The Landfill Fire Control Study on the Bridgeton Missouri landfill fire further notes: “The SSSER is generating a lot of heat that converts leachate to steam. LFCI is not knowledgeable regarding the release of radioactive waste, other than the knowledge distributed by media during the recent Fukushima disaster. During that event, super-heated steam carrying radionuclides was one of the primary pathways for distribution of radiation, as was the case at Chernobyl. Given the potential risk, LFCI is of the opinion that a physical barrier to isolate OU-1 from the threat of landfill fire should be constructed immediately.” (p. 105, State of MO v. Republic Services, Inc. et al Sperling/Abedini – 0000105. Emphasis added)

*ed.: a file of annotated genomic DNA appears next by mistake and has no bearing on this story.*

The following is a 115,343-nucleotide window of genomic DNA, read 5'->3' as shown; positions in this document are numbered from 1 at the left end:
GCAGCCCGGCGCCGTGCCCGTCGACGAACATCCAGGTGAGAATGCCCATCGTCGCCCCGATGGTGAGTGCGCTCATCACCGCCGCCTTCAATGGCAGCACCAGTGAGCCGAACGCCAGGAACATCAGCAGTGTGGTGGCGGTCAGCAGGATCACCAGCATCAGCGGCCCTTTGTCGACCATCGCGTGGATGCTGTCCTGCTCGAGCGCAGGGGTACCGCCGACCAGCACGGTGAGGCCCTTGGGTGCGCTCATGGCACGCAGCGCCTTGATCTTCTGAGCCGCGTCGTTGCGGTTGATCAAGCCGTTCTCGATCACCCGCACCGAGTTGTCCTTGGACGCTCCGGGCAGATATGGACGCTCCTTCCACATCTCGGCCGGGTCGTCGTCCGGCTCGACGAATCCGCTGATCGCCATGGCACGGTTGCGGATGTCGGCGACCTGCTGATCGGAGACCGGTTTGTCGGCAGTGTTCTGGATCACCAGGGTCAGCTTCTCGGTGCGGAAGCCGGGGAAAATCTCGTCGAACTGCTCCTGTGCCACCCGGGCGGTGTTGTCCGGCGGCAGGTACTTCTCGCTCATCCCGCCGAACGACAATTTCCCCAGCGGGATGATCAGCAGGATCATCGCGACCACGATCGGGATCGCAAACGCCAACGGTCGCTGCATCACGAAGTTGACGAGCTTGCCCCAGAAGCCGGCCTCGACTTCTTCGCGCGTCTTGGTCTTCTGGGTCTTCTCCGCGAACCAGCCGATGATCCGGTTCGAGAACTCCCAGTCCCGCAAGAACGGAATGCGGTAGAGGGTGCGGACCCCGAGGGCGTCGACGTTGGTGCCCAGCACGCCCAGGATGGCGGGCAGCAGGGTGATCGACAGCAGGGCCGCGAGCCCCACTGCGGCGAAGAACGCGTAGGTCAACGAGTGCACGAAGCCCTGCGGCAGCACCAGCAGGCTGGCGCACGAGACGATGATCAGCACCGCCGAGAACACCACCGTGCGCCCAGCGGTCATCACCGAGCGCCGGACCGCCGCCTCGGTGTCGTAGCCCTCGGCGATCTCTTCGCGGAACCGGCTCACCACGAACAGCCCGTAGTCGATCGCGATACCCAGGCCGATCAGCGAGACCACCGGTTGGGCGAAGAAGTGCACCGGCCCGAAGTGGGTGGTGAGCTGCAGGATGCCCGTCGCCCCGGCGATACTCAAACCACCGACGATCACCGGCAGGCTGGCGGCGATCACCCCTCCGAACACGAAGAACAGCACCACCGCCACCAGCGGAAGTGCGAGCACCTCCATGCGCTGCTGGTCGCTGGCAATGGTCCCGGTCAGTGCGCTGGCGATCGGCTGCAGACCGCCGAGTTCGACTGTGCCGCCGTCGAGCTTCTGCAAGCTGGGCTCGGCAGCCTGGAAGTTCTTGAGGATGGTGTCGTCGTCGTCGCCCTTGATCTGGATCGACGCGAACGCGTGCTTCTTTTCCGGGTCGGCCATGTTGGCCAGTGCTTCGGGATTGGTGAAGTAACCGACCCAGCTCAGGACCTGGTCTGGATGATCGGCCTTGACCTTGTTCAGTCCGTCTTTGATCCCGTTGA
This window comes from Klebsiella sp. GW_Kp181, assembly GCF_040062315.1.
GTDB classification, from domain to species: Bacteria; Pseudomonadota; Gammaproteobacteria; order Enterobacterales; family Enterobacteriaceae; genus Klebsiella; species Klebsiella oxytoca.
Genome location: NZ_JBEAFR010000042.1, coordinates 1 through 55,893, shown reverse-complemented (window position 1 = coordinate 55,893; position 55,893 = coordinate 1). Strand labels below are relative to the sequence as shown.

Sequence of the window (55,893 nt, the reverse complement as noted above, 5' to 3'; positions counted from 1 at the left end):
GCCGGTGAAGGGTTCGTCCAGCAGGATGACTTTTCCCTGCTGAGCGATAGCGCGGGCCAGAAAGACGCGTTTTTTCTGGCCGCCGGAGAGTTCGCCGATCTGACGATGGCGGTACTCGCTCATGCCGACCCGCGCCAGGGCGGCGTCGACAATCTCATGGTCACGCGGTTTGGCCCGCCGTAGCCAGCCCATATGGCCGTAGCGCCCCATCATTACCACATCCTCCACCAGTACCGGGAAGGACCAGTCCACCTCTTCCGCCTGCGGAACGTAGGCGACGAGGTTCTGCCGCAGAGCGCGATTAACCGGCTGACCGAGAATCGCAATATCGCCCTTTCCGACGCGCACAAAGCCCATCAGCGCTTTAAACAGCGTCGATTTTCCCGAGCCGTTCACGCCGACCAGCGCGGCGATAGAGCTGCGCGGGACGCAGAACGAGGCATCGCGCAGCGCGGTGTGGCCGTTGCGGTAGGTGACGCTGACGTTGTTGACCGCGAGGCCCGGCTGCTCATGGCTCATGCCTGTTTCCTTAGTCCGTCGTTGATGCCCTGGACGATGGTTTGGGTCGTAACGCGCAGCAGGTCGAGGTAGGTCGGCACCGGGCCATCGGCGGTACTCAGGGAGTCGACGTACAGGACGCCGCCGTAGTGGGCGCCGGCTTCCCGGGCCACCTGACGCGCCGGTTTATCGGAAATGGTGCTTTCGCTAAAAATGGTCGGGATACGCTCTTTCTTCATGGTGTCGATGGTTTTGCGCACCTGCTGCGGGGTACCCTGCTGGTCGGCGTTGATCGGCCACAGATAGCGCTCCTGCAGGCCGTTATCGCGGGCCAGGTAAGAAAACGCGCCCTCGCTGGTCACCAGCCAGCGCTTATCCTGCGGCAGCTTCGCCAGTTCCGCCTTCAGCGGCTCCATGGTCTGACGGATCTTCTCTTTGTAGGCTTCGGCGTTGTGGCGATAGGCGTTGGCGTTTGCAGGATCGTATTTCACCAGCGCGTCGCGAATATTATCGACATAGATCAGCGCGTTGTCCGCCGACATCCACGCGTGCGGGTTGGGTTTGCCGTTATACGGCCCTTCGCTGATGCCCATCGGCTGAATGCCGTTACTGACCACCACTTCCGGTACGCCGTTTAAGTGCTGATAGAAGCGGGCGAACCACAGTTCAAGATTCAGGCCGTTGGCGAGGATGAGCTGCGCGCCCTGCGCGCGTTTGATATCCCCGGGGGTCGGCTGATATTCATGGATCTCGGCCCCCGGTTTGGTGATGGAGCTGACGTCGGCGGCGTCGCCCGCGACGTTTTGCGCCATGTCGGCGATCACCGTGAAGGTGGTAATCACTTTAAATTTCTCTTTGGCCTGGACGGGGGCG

“OU-2 has had a “sub-surface smoldering event” occurring for several years. If the “sub-surface smoldering event” reaches the radiological area, there is a potential for radioactive fallout to be released in the smoke plume and spread throughout the region… This event will most likely occur with little or no warning… Depending upon the severity and magnitude of the situation, local resources may not be adequate to deal with every occurrence. It may be necessary to request assistance through volunteer organizations, the private sector, mutual aid agreements, or state and federal sources.” “St Louis County St. Louis County, Missouri West Lake Landfill Shelter in Place/ Evacuation Plan“, October 2014
http://www.stlradwastelegacy.com/wp-content/uploads/2015/10/SIP-for-RAD.pdf (Emphasis added)